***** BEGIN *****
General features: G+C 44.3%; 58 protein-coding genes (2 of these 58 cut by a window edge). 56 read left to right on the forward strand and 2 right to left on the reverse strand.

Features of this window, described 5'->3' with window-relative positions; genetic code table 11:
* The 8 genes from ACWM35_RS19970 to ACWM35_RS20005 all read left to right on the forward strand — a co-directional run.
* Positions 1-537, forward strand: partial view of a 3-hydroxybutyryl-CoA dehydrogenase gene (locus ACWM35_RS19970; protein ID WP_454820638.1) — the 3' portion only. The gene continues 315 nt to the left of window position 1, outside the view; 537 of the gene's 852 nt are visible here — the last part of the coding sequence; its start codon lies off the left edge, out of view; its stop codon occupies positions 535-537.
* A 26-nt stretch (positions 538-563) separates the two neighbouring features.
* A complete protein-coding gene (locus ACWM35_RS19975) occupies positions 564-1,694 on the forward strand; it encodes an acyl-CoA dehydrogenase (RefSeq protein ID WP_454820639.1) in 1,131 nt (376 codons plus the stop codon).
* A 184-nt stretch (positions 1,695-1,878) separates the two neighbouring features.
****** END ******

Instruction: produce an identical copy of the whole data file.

General features: G+C 44.3%; 58 protein-coding genes (2 of these 58 cut by a window edge). 56 read left to right on the forward strand and 2 right to left on the reverse strand.

Features of this window, described 5'->3' with window-relative positions; genetic code table 11:
* The 8 genes from ACWM35_RS19970 to ACWM35_RS20005 all read left to right on the forward strand — a co-directional run.
* Positions 1-537, forward strand: partial view of a 3-hydroxybutyryl-CoA dehydrogenase gene (locus ACWM35_RS19970; protein ID WP_454820638.1) — the 3' portion only. The gene continues 315 nt to the left of window position 1, outside the view; 537 of the gene's 852 nt are visible here — the last part of the coding sequence; its start codon lies off the left edge, out of view; its stop codon occupies positions 535-537.
* A 26-nt stretch (positions 538-563) separates the two neighbouring features.
* A complete protein-coding gene (locus ACWM35_RS19975) occupies positions 564-1,694 on the forward strand; it encodes an acyl-CoA dehydrogenase (RefSeq protein ID WP_454820639.1) in 1,131 nt (376 codons plus the stop codon).
* A 184-nt stretch (positions 1,695-1,878) separates the two neighbouring features.